Still, the financial class governs as it always did, just with fancier technology, like Lords of the Rings meets Fruit Ninja, an app that the prime minister, David Cameron, according to one aide, spends a “crazy, scary” amount of time playing. Still, a video of a fox hunt played backwards would show the fox chasing the hounds arse-forwards, with posh people on horses running for their lives. What an extravagant, outrageous lady! This was a decade ago, but for some reason I remember that it was 4:20 in the morning. Some weeks later she gave a weirdly robotic talk for the students of the Städelschule, where I was then director, and dismissed every question from the audience as too dumb to even consider. I remember being introduced to critic Bruce Hainley. He was working on Under the Sign of [sic], the brilliant book that has finally appeared and which anyone interested in Sturtevant should read. Look, let us recall Milton Ellis. Who the hell is Milton Ellis? Mr Ellis, as reported by the Associated Press, asleep in his wheelchair on the porch of a vacant Hooters in Florida, woke up to find Josephine Rebecca Smith on top of him, biting off chunks of his arm and cheek. I mean, I’ve read There are more things many times — it’s a favourite in part for having the additional thrill of Borges going Lovecraftian — but only realised with this reading that I can now fully appreciate the following: “Years later, he was to lend me Hinton’s treatises which attempt to demonstrate the reality of four-dimensional space by means of complicated exercises with multicoloured cubes. I shall never forget the prisms and pyramids that we erected on the floor of his study.” But now buzz-worthy restaurants are moving back, museums and performance halls are nearing critical mass: the story kept right on going from manhunt to mourning, the word ‘Trust’ hovering over his head, and his sun-glasses, one lens red, the other blue, pushed down past the ridge of his nose so that you can see his eyes, which are slightly off center. p.s. Hey. Sorry, as always in these cases, for the slow loading time. Not that I've read ‘Wonder Boys’, but I did see the movie, not that I remember it. What’s-his-butt, the first ‘Spiderman’, was in it maybe. Thanks for making the goodreads page! I’ve had the image of you standing on the back of a moving tractor since I first saw this comment last night. Literally, it was like when I fell asleep last night the tractor carrying you went into a tunnel, and, when I woke up, you and the tractor exited the other end of the tunnel. ‘Resident Evil 4’ is amazing! We’re already beat from the goodness, but we don’t get a day of rest til a week from Wednesday, so yikes. It’s cool you have ... oh shit, I wish I could. I don’t know. I think that even though ‘Alt Lit’ encourages one to generalize about those writers, and even though the shared interest in co-opting social media forms creates a strong resemblance, I read each of them as though existing in a noisy vacuum, and I think any pretending is part of the tone/substructure exploration in the writing, and that the internet as context makes an exploration of that line betwixt real and pretense and betwixt resulting self-deprecation and self as theoretical subject of hype even important to do or something? I don’t know. My brain is sleepy. But others are affected in a more subtle way. They are not destroyed. They are not removed from view. And yet these colors, lines, shapes, and forms are all of a sudden and for unknown reasons treated by some artists, writers, thinkers, and others as though they had been affected physically. Though they have not been physically destroyed, some sensitive people treat them as if they had been destroyed. Let me give me you an example: a painter paints for years using only a particular shade of red. She paints monochromes with this red. Monochrome after monochrome. We are familiar with such painters. But one day she stops using this shade of red in her paintings. Were you to visit her studio, you would find it filled with the red paint tubes she has always used, as she did not stop using this shade of red because the color is no longer being manufactured. Considering that artists tend to go through phases, she might simply be in her blue phase, or her yellow phase, or perhaps she just does not want to deal with colors anymore. But then dozens of years later, and tens of artworks later, this shade of red still does not appear in any of her artworks. Now her family begins to worry. They think maybe she is getting old; that her eyes are weakening. So they send her to consult an ophthalmologist. The ophthalmologist tells her that her eyes are fine, and that maybe she should consult a therapist. She consults a psychoanalyst, and after a few months her analyst tells her she is as healthy as anyone else. However, I am convinced that this woman, this artist, must have sensed all along that the blockage was never in her eyes. It was never in her psyche. The block was in the color. The color has been affected and is no longer available. That’s all. And the artist may know this, or, rather, she may feel it. But then there are instances — as you can see with the accompanying plates — when some colors, lines, shapes, and forms can sense the forthcoming danger. And when they sense it, they deploy defensive measures: they hide; they take refuge; they hibernate, camouflage, and dissimulate. Of course, I had expected that when they hide, they do so in the artworks of past artists. I had thought past Master paintings, sculptures, drawings, and buildings would be their most hospitable hosts. But I was wrong. Instead, it seems that when some colors, lines, shapes, and forms sense the forthcoming danger, they somehow just leap, or jump, or drift, or somehow “abandon” their present location to take refuge in certain documents that circulate around artworks. They are no longer within those artworks, but in documents that circulate around them. For example, they might go into a dissertation. In fact, they seem to be quite fond of academic dissertations, especially the ones written by foreigners on a native culture and in a foreign language. They love to go there. For example, take one of the first dissertations written in English on Lebanese modernism by an American anthropologist at an American university. Many colors came here. From time to time, lines camouflage themselves in budgets, especially those that itemize the costs of cultural exchanges between two Arab cities: Cairo and Beirut for instance. Shapes hibernate in letterheads, such as this gallery’s letterhead for instance, which is on a letter written by a Lebanese gallery to the Lebanese minister of culture requesting the first Lebanese National Pavilion in Venice in 2005. Shapes hibernated here. Forms are drawn to the graphic logos of companies that support the arts, providing condition reports, floor plans, business cards, price lists, catalogue covers, indices, appendices. Now, if we observe the budget, do we find numbers? Absolutely not. These are lines disguised as numbers. The condition report? No. This is a shape taking refuge within a condition report. And this is not a book, but a form dissimulating as a book. And of course, this is not blue. This is not yellow. This is not black. So I propose, instead of trauma, to talk about catastrophe. The difference between the two is that one cannot really recover after a catastrophe, as one normally recovers after a trauma. Catastrophe is meta-traumatic. It happens absolutely: at the beginning there is — there was — always already the end. Catastrophe defines the borders of a collective and the true sense of what we call history. By catastrophe I mean, of course, what people do to other people or to nature, and what nature or gods do to people: wars, genocide, bomb explosions, hurricanes, earthquakes, volcanic eruptions, but also certain legendary events, like the expulsion of humans from Paradise, the Flood, and of course, the Apocalypse. Above all, I am thinking about the catastrophe of one’s own existence, this apocalypse of the now — the irredeemable nature of a single present moment. You cannot change anything; the worst is what just happened: your beloved just died, your child just died, a giraffe in the zoo just died, god died, too, you yourself just died or woke up in your bed in the body of an uncanny insect. The walls of the vast room which were streaming with calid moisture, were built with grey slabs of stone and were the personal concern of a company of eighteen men known as the “Grey Scrubbers”. It had been their privilege on reaching adolescence to discover that, being the sons of their fathers, their careers had been arranged for them and that stretching ahead of them lay their identical lives consisting of an unimaginative if praiseworthy duty. This was to restore, each morning, to the great grey floor and the lofty walls of the kitchen a stainless complexion. On every day of the year from three hours before daybreak until about eleven o'clock, when the scaffolding and ladders became a hindrance to the cooks, the Grey Scrubbers fulfilled their hereditary calling. Through the character of their trade, their arms had become unusually powerful, and when they let their huge hands hang loosely at their sides, there was more than an echo of the simian. Coarse as these men appeared, they were an integral part of the Great Kitchen. Without the Grey Scrubbers something very earthy, very heavy, very real would be missing to any sociologist searching in that steaming room, for the completion of a circle of temperaments, a gamut of the lower human values. Through daily proximity to the great slabs of stone, the faces of the Grey Scrubbers had become like slabs themselves. There was no expression whatever upon the eighteen faces, unless the lack of expression is in itself an expression. They were simply slabs that the Grey Scrubbers spoke from occasionally, stared from incessantly, heard with, hardly ever. They were traditionally deaf. The eyes were there, small and flat as coins, and the colour of the walls themselves, as though during the long hours of professional staring the grey stone had at last reflected itself indelibly once and for all. Yes, the eyes were there, thirty-six of them and the eighteen noses were there, and the lines of the mouths that resembled the harsh cracks that divided the stone slabs, they were there too. Although nothing physical was missing from any one of their eighteen faces yet it would be impossible to perceive the faintest sign of animation and, even if a basinful of their features had been shaken together and if each feature had been picked out at random and stuck upon some dummy-head of wax at any capricious spot or angle, it would have made no difference, for even the most fantastic, the most ingenious of arrangements could not have tempted into life a design whose component parts were dead. In all, counting the ears, which on occasion may be monstrously expressive, the one hundred and eight features were unable, at the best of times, to muster between them, individually or taken _en masse_, the faintest shadow of anything that might hint at the workings of what lay beneath.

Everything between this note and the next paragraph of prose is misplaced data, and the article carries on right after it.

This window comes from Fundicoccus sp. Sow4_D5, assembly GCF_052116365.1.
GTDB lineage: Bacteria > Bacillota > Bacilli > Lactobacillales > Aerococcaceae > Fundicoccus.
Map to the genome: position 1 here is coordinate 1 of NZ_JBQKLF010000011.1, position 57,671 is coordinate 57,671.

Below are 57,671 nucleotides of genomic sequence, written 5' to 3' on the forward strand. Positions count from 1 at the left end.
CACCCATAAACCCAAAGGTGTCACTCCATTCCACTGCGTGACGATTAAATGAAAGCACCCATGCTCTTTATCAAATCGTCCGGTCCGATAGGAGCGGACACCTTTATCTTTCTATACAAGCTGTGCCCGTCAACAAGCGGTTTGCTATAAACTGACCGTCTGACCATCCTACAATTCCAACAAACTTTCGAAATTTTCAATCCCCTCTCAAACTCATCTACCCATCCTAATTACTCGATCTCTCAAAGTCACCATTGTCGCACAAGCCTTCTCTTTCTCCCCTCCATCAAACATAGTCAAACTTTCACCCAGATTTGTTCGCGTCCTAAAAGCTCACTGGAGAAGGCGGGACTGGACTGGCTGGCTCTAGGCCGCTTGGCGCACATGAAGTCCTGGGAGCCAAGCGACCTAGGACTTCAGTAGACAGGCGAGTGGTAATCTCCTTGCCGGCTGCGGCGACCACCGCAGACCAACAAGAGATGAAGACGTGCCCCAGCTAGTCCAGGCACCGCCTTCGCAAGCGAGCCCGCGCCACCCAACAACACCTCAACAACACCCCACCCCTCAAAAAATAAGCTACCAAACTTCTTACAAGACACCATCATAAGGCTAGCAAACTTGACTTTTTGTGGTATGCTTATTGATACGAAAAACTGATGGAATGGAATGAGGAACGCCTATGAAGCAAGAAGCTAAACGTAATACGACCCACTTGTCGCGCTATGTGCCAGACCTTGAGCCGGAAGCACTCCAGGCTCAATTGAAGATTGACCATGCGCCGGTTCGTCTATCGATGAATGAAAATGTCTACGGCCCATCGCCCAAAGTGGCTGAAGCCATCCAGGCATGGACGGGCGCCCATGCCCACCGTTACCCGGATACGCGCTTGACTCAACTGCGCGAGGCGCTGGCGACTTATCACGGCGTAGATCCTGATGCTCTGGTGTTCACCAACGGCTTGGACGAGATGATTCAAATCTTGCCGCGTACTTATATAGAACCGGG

[Note: Sources: JBR; Nina Power, “Rainy Fascism Island”, e-flux 56; Daniel Birnbaum, “Obituary for Sturtevant”, at e-flux 56; Bruce Hainley, Under the Sign of [sic]; JBR; John Coulthart, “Hinton’s Hypercubes”, at feuilleton, 17 Jun 014; Crag Hill, “8 of Hearts”, at Crg Hill’s Poetry Scorecard, 17 Jun 014; Dennis Cooper, “Experimental horror novella adaptation with gifs and magical ingredient #2 (for Zac)”, at DC’s, 17 Jun 014; Walid Raad, “Appendix XVIII: Plates 22-257”, at e-flux 56; JBR; Oxana Timofeeva, “The End of the World: From Apocalypse to the End of History and Back”, at e-flux 56; Mervyn Peake, Titus Groan, as seen at AkiraRabelais]